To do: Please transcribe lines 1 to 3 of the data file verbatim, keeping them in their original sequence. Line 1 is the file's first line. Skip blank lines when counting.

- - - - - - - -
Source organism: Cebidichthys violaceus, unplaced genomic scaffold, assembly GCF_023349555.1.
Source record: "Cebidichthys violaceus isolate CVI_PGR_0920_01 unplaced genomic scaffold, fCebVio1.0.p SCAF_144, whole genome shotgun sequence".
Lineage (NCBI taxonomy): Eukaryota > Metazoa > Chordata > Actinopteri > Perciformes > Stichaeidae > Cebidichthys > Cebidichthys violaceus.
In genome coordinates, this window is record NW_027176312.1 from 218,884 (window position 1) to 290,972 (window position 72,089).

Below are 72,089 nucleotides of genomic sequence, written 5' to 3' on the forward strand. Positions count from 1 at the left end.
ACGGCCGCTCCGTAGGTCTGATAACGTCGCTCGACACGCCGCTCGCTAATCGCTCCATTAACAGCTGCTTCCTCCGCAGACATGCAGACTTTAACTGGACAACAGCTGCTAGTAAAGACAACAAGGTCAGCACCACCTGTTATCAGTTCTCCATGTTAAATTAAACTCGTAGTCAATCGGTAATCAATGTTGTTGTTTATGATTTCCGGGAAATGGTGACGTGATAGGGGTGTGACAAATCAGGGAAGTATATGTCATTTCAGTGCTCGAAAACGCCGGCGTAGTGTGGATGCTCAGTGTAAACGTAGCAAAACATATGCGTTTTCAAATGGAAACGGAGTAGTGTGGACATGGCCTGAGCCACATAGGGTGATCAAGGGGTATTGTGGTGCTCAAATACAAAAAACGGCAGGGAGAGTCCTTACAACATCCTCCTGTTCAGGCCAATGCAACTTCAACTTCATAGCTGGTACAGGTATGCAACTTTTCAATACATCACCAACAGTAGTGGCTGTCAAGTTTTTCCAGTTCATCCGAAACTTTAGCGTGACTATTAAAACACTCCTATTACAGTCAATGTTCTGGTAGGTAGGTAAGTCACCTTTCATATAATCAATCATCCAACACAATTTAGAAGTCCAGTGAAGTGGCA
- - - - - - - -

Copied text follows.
Source organism: Cebidichthys violaceus, unplaced genomic scaffold, assembly GCF_023349555.1.
Source record: "Cebidichthys violaceus isolate CVI_PGR_0920_01 unplaced genomic scaffold, fCebVio1.0.p SCAF_144, whole genome shotgun sequence".
Lineage (NCBI taxonomy): Eukaryota > Metazoa > Chordata > Actinopteri > Perciformes > Stichaeidae > Cebidichthys > Cebidichthys violaceus.